Sometimes, less is more.
This rule of thumb is especially important to keep in mind during the Writing and Language portion of the SAT. Why? The answer lies in something called word economy. Word economy is the practice of using fewer, simpler words to say more. There’s a common misconception that longer, more complex sentences are the mark of a good writer—when, in
fact, the opposite is true. Good writers should be able to express their ideas concisely without putting a mental burden on their readers.
Word economy is one of the key skills tested in the Writing and Language portion of the SAT. Take a look at this quote from the College Board’s official SAT study guide:
“Writing and Language questions can be sorted into two general categories: (1) Expression of Ideas, and (2) Standard English Conventions. … Expression of Ideas questions deal with improving the substance and quality of the writer’s message. … [These] questions ask you to improve precision and concision (e.g. eliminating wordiness).”
That means you are almost guaranteed to encounter questions assessing your word economy during the SAT. Let’s prepare by taking a look at some real examples.
One of the most common cases of unnecessary wordiness are conjunctions. It can be tempting to replace the word and with phrases like in addition to, and also, as well as , etc. But more often than not, a simple “and” is the best option . The same rule applies to other conjunctions:
Correct Answer: (A)
If a phrase repeats something the reader already knows, you can probably omit it. In this example, the word “proponents” at the start of the sentence implies that the subjects support compulsory volunteering. Therefore, it’s redundant to say that they are also “advocates” or “in favor of” the cause. When evaluating your options, remember to ask yourself, “Does this give me any new information?”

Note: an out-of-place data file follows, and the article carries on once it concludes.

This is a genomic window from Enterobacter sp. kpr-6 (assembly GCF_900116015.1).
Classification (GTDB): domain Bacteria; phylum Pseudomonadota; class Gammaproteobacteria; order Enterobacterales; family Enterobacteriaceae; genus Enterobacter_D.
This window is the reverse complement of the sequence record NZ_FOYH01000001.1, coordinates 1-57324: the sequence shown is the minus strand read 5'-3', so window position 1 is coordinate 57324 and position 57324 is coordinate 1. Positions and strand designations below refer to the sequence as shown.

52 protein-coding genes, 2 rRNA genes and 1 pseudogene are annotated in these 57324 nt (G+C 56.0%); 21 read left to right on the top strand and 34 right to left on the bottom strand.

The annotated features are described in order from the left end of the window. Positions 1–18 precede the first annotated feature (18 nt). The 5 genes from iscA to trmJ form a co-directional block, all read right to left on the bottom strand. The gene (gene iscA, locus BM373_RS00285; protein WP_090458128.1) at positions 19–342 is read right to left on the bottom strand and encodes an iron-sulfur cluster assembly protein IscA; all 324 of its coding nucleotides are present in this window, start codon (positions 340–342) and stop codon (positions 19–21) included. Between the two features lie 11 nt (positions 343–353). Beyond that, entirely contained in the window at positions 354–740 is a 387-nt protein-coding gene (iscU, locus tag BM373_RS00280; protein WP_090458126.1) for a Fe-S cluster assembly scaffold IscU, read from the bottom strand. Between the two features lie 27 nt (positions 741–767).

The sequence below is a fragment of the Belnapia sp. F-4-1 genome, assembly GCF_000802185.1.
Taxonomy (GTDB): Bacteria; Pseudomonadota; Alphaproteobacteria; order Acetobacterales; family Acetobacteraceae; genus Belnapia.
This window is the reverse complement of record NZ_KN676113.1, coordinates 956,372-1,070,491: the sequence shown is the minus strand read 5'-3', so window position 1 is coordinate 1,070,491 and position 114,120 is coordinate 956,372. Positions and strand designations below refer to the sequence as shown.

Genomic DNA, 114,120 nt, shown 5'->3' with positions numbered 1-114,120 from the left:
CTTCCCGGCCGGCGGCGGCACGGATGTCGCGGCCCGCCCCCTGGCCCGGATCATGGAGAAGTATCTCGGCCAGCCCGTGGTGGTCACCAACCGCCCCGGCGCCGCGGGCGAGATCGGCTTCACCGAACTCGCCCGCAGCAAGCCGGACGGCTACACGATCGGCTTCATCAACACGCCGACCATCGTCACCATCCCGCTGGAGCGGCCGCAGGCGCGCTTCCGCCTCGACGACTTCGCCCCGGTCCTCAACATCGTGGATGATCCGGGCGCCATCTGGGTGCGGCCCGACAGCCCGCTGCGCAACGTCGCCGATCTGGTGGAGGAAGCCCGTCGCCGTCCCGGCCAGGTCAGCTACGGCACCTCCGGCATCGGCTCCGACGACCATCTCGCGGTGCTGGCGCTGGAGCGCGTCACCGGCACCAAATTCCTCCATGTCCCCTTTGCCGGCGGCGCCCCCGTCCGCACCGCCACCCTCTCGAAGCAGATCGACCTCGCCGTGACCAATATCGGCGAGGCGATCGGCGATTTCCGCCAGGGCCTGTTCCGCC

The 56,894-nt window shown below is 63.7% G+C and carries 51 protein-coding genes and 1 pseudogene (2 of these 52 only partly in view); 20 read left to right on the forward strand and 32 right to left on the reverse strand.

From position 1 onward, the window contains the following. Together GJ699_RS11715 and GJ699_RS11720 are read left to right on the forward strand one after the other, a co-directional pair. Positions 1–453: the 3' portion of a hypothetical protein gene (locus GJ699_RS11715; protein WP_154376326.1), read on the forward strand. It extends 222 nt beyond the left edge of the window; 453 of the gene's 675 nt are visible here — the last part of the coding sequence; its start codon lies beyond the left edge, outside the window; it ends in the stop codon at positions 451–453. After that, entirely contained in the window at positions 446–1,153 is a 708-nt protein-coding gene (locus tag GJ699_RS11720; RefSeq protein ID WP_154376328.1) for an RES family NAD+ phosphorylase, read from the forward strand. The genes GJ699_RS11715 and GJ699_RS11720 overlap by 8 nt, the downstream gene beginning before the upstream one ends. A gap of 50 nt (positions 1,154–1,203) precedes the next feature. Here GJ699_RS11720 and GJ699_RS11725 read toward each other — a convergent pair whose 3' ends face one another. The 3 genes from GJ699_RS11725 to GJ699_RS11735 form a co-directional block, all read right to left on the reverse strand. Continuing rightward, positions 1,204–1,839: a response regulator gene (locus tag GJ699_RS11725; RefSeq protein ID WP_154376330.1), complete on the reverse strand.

Correct Answer: (C)
You might come across a question where all of the answers seem grammatically correct. How do you pick one over another? In cases like these, the correct answer is most likely the shortest
one. In this example, although all of the phrases are grammatically sound, option D expresses the same idea with the fewest number of words—and, therefore, the best word economy.
Correct Answer: (D)
By looking for conjunctions, redundancy, and the shortest answers, you can master the art of word economy. With some practice, you can ace these questions on the SAT! But the importance of word economy extends far beyond multiple-choice questions. Improving this skill is a great first step toward becoming a better writer . See if you can integrate these tips into your own writing. Soon, you will be saying more by saying less.